There is another common change in us as we grow older: we slow down. This change is probably most obvious in our physical activity. But it is part of our mental life as well. Psychomotor speed, as psychologists often call it, is required by many activities. This is the pace at which we carry out all steps of an action, from sizing up the situation, figuring out what we want to do about it, and finally doing it.

Activities and tests that place a premium upon speed often show the old person at a marked disadvantage. He does however perform as well as younger people. But does performance in those circumstances reflect intelligence? When activities or mental tests are designed so that speed is not a significant factor, then the difference between old and young becomes much slighter. The old person reveals his ability to learn, think, remember and solve problems when not being rushed and when allowed to proceed at his own pace.

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SNF MARKETING 101: Tell a Story

Do you often ask yourself what gives your skilled nursing facility its identity or what makes it stand out amongst competitors? If your patients, residents, and staff come to mind, you’re on the right track. But, now what?

Your facility is a story unfolding across all customer touch points.

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Communication and the AD Person (AD = Alzheimer's Disease)

In spite of language losses suffered by an individual with Alzheimer’s, many skills that support communication are remarkably preserved and remain for a long time. When working with the AD individual, the caregiver should keep in mind six abilities that are nearly always preserved.

1) The Use of Procedural Memories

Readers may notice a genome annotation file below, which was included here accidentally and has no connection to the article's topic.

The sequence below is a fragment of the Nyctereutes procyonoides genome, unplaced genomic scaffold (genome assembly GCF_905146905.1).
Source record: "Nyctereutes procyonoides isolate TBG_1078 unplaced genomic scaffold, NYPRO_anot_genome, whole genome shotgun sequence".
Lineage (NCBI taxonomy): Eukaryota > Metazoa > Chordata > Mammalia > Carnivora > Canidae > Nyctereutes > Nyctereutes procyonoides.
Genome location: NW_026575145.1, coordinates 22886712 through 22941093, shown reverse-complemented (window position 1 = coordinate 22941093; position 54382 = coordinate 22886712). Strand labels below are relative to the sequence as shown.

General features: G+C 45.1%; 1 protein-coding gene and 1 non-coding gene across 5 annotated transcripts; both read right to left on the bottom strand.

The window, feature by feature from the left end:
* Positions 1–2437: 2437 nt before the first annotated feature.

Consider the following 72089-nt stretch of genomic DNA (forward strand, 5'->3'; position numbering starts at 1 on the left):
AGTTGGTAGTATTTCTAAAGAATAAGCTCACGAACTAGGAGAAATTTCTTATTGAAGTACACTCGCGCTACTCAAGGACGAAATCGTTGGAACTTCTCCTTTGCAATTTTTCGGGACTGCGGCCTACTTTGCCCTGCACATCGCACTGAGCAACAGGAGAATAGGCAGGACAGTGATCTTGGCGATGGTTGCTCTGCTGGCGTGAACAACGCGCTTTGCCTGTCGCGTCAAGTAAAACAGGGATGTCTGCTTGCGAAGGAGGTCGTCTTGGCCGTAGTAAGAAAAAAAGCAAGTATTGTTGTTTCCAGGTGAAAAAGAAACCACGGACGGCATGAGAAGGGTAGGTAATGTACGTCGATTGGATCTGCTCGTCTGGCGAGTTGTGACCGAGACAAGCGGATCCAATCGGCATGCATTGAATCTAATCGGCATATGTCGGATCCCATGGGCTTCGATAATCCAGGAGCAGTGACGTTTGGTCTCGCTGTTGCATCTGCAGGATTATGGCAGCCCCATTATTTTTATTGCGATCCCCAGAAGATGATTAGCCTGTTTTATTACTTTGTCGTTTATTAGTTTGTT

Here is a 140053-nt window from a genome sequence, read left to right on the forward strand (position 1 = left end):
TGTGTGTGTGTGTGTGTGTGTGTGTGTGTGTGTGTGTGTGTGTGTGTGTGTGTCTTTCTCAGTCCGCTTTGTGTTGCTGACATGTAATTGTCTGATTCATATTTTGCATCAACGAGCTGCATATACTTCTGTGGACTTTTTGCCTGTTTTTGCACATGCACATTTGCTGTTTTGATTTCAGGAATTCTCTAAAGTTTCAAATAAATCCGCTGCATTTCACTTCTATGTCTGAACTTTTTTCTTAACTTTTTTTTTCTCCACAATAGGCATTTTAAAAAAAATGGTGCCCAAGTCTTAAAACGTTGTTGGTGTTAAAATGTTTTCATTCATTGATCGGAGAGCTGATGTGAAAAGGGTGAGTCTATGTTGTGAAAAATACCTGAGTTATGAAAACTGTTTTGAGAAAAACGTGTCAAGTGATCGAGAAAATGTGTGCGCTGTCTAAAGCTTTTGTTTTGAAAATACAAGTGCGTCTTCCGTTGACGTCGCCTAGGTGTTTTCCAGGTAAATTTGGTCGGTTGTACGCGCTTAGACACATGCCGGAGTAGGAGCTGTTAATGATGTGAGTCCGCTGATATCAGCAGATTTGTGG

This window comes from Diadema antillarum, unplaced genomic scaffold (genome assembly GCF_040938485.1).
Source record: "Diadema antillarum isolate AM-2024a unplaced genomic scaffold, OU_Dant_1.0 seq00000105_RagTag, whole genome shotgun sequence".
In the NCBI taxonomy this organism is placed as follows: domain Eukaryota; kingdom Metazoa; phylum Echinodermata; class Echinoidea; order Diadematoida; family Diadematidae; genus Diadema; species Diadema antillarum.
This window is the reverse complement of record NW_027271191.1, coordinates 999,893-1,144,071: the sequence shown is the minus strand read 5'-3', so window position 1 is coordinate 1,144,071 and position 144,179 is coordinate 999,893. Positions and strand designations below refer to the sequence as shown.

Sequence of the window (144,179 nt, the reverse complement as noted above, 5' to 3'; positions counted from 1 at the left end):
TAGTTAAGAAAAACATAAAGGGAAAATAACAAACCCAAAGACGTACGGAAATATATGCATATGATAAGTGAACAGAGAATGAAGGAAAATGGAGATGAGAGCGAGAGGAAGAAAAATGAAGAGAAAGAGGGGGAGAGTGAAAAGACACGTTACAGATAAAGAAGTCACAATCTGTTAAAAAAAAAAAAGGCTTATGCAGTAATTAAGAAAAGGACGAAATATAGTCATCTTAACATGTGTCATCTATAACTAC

Individuals with AD begin to lose memory for words, information and events quite rapidly, but procedural memory, or the knowledge of how to perform familiar tasks remain relatively intact until the later stages of dementia. The research suggests that this is because procedural memory is the most elemental of human memory systems and is the only memory system capable of operating independently. This system can sustain some very complex human activity such as walking, washing hands, or even driving a car. Procedural memory is like a computer program whereas other types of memory are like data stored in the computer. Alzheimer patients begin to lose data rapidly but still function. They may forget where they are going, but they still know how to walk. They may forget what they are saying, but they still know how to talk.

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Taking Leave and Aging

      • The look on the face of the five-year-old as he boards a school bus for the first time and the look of apprehension on the face of his mother.
      • The last lingering touches of two lovers who cannot bear to let each other go.
      • The moment when one must board that jet and fly off to a new life elsewhere.
      • The apprehension that this could be the last time they shall see each other and that chill of final separation.

The following is an excerpt of a discussion I had several years ago with the daughter of a man (her father) who had recently passed away.

“The last time I saw my father I guess I knew it might be the last time. We talked a little about this and that…nothing important. It was as if we both had agreed to keep it that way because we both knew, and we knew that we knew.

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Perspective and Aging

Definition: Perspective “a view of things (as events) in their true relationship or relative importance” (The Merriam Webster Dictionary)

Some years ago I had a conversation with a resident in a facility where I was the head of the Nursing department. She was close to her 100th birthday. I asked her what she made of her life in general. She promptly replied: “Can’t tell yet! I am still making my life!”